Jumping Ship - Skirting Empire: Indians, Aborigines and Australians across the Indian Ocean

DSpace/Manakin Repository

Search OPUS


Advanced Search

Browse

My Account

Show simple item record

dc.contributor.author Goodall, H
dc.contributor.author Ghosh, D
dc.contributor.author Todd, L
dc.date.accessioned 2010-05-28T09:57:48Z
dc.date.issued 2008-01
dc.identifier.citation Transforming Cultures eJournal, 2008, 3 (1), pp. 44 - 74
dc.identifier.issn 1833-8542
dc.identifier.other C1 en_US
dc.identifier.uri http://hdl.handle.net/10453/10622
dc.description.abstract Relationships between South Asians and Australians during the colonial period have been little investigated. Closer attention to the dramatically expanded sea trade after 1850 and the relatively uncontrolled movement of people, ideas and goods which occurred on them, despite claims of imperial regulation, suggests that significant numbers of Indians among others entered Australia outside the immigration restrictions of empire or settlers. Given that many of them entered or remained in Australia without official sanction, their histories will not be found in the official immigration records, but rather in the memories and momentos of the communities into which they might have moved. Exploring the histories of Aboriginal communities and of maritime working class networks does allow a previously unwritten history to emerge: not only of Indian individuals with complex personal and working histories, but often as activists in the campaigns against racial discrimination and in support of decolonization. Yet their heritage has been obscured. The polarizing conflict between settlers and Aboriginal Australians has invariably meant that Aboriginal people of mixed background had to `choose sides to be counted simplistically as either `black or `white. The need to defend the communitys rights has meant that Aboriginal people had to be unequivocal in their identification and this simplification has had to take precedence over the assertion of a diverse heritage. In working class histories, the mobilization of selective ethnic stereotyping has meant that the history of Indians as workers, as unionists and as activists has been distorted and ignored.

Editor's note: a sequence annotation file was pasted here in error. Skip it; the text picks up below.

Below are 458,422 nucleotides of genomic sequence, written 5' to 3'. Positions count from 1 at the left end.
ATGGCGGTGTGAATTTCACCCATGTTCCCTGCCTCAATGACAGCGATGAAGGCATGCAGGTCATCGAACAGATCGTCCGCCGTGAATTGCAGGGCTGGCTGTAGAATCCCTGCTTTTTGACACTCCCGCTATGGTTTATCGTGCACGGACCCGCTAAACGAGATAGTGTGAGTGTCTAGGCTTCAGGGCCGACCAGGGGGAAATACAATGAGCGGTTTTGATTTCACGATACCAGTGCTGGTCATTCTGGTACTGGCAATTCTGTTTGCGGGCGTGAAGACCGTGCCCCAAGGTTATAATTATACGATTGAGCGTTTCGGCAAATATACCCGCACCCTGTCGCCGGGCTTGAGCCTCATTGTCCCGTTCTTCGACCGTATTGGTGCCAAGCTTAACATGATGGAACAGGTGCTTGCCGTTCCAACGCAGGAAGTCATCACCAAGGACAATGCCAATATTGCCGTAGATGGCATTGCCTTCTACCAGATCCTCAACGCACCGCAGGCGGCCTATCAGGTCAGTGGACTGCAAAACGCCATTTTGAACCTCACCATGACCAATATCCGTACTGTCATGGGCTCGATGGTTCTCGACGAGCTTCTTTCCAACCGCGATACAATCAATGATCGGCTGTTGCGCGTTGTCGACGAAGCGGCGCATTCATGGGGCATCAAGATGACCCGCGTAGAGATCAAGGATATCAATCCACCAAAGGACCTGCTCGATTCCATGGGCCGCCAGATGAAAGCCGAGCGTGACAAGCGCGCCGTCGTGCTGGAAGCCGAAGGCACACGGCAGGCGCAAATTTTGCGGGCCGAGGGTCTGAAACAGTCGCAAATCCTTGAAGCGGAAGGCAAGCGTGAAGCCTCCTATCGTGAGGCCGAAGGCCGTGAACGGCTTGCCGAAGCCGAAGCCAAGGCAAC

dc.publisher University of Technology, Sydney
dc.title Jumping Ship - Skirting Empire: Indians, Aborigines and Australians across the Indian Ocean
dc.type Journal Article
dc.parent Transforming Cultures eJournal
dc.journal.volume 1
dc.journal.volume 3
dc.journal.number 1 en_US
dc.publocation Sydney en_US
dc.identifier.startpage 44 en_US
dc.identifier.endpage 74 en_US
dc.cauo.name FASS.Social and Political Change Group en_US
dc.conference Verified OK en_US
dc.for 2002 Cultural Studies
dc.personcode 890007 en_US
dc.personcode 970323 en_US
dc.personcode 998102 en_US
dc.percentage 100 en_US
dc.classification.name Cultural Studies en_US
dc.classification.type FOR-08 en_US
dc.edition en_US
dc.custom en_US
dc.date.activity en_US
dc.location.activity en_US
dc.description.keywords en_US
dc.staffid en_US
dc.staffid 998102 en_US
pubs.embargo.period Not known
pubs.organisational-group /University of Technology Sydney
pubs.organisational-group /University of Technology Sydney/Faculty of Arts and Social Sciences
pubs.organisational-group /University of Technology Sydney/Strength - Cosmopolitan Civil Societies


Files in this item

This item appears in the following Collection(s)

Show simple item record